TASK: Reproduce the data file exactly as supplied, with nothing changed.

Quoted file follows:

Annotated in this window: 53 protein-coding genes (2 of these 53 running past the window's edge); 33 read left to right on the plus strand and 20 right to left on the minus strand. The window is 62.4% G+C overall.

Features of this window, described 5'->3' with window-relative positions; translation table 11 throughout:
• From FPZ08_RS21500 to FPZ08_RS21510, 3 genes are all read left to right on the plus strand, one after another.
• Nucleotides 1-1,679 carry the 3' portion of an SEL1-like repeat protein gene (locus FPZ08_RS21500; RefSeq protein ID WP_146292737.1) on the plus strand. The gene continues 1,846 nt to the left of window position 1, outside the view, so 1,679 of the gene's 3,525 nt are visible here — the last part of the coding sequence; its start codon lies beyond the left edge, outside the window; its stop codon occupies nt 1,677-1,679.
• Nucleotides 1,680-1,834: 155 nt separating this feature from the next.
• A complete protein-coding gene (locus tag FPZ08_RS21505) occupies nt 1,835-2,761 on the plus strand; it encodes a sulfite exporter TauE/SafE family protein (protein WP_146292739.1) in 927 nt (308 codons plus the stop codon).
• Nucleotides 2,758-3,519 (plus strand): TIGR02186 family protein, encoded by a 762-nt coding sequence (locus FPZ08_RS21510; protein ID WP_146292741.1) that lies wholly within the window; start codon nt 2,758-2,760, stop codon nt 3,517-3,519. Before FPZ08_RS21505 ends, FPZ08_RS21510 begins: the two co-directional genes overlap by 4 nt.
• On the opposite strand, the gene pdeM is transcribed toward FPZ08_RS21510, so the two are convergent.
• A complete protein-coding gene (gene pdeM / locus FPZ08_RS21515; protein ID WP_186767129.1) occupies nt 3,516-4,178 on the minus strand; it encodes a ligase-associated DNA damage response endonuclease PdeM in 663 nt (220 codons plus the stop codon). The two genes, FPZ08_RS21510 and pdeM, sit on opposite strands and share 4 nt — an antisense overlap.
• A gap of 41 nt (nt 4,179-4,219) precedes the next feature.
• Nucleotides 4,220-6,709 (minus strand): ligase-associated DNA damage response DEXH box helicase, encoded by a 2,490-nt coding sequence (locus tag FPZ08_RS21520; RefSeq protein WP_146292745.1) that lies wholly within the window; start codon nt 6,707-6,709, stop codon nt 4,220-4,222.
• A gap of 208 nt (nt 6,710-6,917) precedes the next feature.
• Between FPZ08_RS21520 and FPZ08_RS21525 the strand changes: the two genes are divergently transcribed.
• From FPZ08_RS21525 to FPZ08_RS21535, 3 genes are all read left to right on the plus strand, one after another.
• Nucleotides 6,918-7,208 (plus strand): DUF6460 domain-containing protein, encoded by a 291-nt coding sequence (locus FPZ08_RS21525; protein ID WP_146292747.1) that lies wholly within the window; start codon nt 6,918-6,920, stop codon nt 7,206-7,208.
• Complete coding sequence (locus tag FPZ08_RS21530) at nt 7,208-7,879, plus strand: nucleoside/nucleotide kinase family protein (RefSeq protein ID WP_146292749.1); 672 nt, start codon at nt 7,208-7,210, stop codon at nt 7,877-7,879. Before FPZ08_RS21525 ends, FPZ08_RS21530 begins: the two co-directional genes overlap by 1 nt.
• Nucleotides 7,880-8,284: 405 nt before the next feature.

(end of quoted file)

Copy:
Annotated in this window: 53 protein-coding genes (2 of these 53 running past the window's edge); 33 read left to right on the plus strand and 20 right to left on the minus strand. The window is 62.4% G+C overall.

Features of this window, described 5'->3' with window-relative positions; translation table 11 throughout:
• From FPZ08_RS21500 to FPZ08_RS21510, 3 genes are all read left to right on the plus strand, one after another.
• Nucleotides 1-1,679 carry the 3' portion of an SEL1-like repeat protein gene (locus FPZ08_RS21500; RefSeq protein ID WP_146292737.1) on the plus strand. The gene continues 1,846 nt to the left of window position 1, outside the view, so 1,679 of the gene's 3,525 nt are visible here — the last part of the coding sequence; its start codon lies beyond the left edge, outside the window; its stop codon occupies nt 1,677-1,679.
• Nucleotides 1,680-1,834: 155 nt separating this feature from the next.
• A complete protein-coding gene (locus tag FPZ08_RS21505) occupies nt 1,835-2,761 on the plus strand; it encodes a sulfite exporter TauE/SafE family protein (protein WP_146292739.1) in 927 nt (308 codons plus the stop codon).
• Nucleotides 2,758-3,519 (plus strand): TIGR02186 family protein, encoded by a 762-nt coding sequence (locus FPZ08_RS21510; protein ID WP_146292741.1) that lies wholly within the window; start codon nt 2,758-2,760, stop codon nt 3,517-3,519. Before FPZ08_RS21505 ends, FPZ08_RS21510 begins: the two co-directional genes overlap by 4 nt.
• On the opposite strand, the gene pdeM is transcribed toward FPZ08_RS21510, so the two are convergent.
• A complete protein-coding gene (gene pdeM / locus FPZ08_RS21515; protein ID WP_186767129.1) occupies nt 3,516-4,178 on the minus strand; it encodes a ligase-associated DNA damage response endonuclease PdeM in 663 nt (220 codons plus the stop codon). The two genes, FPZ08_RS21510 and pdeM, sit on opposite strands and share 4 nt — an antisense overlap.
• A gap of 41 nt (nt 4,179-4,219) precedes the next feature.
• Nucleotides 4,220-6,709 (minus strand): ligase-associated DNA damage response DEXH box helicase, encoded by a 2,490-nt coding sequence (locus tag FPZ08_RS21520; RefSeq protein WP_146292745.1) that lies wholly within the window; start codon nt 6,707-6,709, stop codon nt 4,220-4,222.
• A gap of 208 nt (nt 6,710-6,917) precedes the next feature.
• Between FPZ08_RS21520 and FPZ08_RS21525 the strand changes: the two genes are divergently transcribed.
• From FPZ08_RS21525 to FPZ08_RS21535, 3 genes are all read left to right on the plus strand, one after another.
• Nucleotides 6,918-7,208 (plus strand): DUF6460 domain-containing protein, encoded by a 291-nt coding sequence (locus FPZ08_RS21525; protein ID WP_146292747.1) that lies wholly within the window; start codon nt 6,918-6,920, stop codon nt 7,206-7,208.
• Complete coding sequence (locus tag FPZ08_RS21530) at nt 7,208-7,879, plus strand: nucleoside/nucleotide kinase family protein (RefSeq protein ID WP_146292749.1); 672 nt, start codon at nt 7,208-7,210, stop codon at nt 7,877-7,879. Before FPZ08_RS21525 ends, FPZ08_RS21530 begins: the two co-directional genes overlap by 1 nt.
• Nucleotides 7,880-8,284: 405 nt before the next feature.